@article {MATHEDUC.06211013,
editor = {Mooney, Edward S. and Bair, Sherry L.},
title = {Penny drop.},
year = {2012},
journal = {Mathematics Teaching in the Middle School},
volume = {18},
number = {3},
issn = {1072-0839},
pages = {136-139},
publisher = {National Council of Teachers of Mathematics (NCTM), Reston, VA},
doi = {10.5951/mathteacmiddscho.18.3.0136},
abstract = {From the text: Students' thinking is discussed, and the procedures used with problem solving are explored. The penny drop problem appeared in [the editors, ibid. 17, No. 6, 319 (2012)]. To play the penny drop game, drop a penny from a height of 4 inches over a target. If more than the half of the penny is inside the circle labeled 50, you score 50 points. You need to add a 25-point region to the target so that the probability of scoring 25 points is double the probability of scoring 50 points. Experiment dropping pennies from a 4-inch height on your new target and record your results. Once you have decided on a region or regions, write an explanation of how and why you chose that area. A diagram was provided to illustrate the size and position of the 50-point circle on a board. Additionally, two full-size templates were available online for teacher use, one with a background grid and one without a grid. Teachers were encouraged to choose the template they believed was more appropriate for their students. Colleen Donahue, an eighth-grade teacher, sent in her students' work and shared some reflections. These reflections provided wonderful insight into not only students' thinking but also how a teacher presented the task and how it was used in the classroom.},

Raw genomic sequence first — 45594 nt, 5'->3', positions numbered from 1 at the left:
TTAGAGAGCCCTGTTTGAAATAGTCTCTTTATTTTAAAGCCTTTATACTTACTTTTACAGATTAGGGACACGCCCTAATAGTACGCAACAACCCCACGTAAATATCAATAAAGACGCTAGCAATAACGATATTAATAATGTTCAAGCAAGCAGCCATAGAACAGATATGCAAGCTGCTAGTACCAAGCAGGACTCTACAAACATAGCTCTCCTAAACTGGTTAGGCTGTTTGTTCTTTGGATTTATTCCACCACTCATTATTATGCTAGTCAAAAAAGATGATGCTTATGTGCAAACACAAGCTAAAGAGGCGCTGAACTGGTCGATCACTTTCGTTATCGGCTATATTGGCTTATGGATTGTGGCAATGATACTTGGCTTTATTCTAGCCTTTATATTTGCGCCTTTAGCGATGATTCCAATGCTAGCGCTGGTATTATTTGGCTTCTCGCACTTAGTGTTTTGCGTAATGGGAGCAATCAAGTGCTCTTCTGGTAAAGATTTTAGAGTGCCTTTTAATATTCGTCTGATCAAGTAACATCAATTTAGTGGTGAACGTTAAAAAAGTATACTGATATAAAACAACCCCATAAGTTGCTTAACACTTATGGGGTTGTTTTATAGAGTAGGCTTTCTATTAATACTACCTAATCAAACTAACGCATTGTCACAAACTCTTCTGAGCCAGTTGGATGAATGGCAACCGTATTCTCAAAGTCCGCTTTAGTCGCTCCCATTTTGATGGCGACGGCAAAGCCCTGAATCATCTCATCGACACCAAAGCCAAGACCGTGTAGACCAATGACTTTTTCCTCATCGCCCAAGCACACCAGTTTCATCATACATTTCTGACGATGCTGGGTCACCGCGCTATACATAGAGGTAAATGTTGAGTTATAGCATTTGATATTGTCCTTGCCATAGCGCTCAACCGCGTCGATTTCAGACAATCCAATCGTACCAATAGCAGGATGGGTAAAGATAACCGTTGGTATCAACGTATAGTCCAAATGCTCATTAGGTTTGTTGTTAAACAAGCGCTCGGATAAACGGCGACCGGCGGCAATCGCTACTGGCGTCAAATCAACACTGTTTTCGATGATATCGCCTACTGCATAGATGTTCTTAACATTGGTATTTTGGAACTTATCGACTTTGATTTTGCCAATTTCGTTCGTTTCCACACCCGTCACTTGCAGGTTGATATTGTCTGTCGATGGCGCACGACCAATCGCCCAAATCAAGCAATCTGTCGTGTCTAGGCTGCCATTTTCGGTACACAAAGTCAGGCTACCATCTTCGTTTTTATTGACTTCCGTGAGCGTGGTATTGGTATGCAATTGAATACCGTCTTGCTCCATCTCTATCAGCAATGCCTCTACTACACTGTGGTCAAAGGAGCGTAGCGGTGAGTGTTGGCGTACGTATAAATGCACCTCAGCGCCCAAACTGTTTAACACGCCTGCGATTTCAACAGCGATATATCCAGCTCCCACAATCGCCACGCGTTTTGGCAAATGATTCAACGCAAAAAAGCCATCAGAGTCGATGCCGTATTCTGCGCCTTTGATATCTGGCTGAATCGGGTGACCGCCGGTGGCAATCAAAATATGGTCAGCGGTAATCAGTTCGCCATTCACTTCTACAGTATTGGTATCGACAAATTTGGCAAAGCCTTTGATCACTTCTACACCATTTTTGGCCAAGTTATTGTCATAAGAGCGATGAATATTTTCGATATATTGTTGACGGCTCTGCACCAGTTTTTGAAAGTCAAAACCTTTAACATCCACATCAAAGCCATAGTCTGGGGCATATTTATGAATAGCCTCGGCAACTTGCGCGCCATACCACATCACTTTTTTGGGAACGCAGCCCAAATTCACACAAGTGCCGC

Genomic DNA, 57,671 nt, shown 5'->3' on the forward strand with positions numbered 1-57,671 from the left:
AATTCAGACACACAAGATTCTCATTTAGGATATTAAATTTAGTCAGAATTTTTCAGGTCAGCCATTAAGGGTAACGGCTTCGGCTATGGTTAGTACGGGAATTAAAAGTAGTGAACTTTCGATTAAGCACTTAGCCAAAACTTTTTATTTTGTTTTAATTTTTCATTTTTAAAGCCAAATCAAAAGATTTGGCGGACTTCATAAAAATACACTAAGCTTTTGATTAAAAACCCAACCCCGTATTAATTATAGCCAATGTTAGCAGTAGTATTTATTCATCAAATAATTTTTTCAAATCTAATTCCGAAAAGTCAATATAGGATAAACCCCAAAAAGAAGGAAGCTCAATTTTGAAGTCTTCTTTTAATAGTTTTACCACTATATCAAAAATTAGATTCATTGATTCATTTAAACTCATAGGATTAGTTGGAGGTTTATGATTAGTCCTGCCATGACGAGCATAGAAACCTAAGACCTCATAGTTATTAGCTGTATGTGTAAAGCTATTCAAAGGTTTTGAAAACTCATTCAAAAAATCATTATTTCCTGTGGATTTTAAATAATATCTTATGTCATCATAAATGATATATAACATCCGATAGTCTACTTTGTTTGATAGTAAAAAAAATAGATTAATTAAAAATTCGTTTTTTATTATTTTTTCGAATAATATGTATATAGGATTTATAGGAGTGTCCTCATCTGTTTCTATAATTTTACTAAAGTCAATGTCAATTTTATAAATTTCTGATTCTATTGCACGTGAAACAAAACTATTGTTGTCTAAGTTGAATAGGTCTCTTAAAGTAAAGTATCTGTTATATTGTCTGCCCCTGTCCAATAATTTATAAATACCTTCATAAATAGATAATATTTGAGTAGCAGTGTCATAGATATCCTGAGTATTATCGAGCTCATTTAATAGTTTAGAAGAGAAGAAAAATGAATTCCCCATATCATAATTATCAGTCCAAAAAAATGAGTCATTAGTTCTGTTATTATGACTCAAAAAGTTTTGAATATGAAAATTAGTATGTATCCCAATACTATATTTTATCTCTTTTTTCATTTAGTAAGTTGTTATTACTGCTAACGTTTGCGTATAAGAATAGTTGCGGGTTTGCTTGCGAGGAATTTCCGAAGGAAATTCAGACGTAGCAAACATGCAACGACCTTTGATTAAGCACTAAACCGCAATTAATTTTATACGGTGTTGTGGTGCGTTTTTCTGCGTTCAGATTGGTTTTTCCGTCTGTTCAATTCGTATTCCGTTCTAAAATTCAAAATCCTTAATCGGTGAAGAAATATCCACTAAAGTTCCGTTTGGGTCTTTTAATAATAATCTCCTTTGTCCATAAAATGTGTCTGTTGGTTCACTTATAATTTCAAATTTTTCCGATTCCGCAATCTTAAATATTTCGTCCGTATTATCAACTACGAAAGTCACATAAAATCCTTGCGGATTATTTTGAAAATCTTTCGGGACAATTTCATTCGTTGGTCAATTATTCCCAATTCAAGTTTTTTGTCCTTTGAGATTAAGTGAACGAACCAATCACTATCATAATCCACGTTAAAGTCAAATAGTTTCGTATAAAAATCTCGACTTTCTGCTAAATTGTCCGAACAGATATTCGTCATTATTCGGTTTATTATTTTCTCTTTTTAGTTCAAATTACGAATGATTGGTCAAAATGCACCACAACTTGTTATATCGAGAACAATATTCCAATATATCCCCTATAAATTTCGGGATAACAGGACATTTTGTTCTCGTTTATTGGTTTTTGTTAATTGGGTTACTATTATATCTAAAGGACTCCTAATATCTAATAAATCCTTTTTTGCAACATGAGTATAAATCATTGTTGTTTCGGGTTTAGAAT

msc2010 = {G33xx (K53xx)},
identifier = {2013f.00483},
}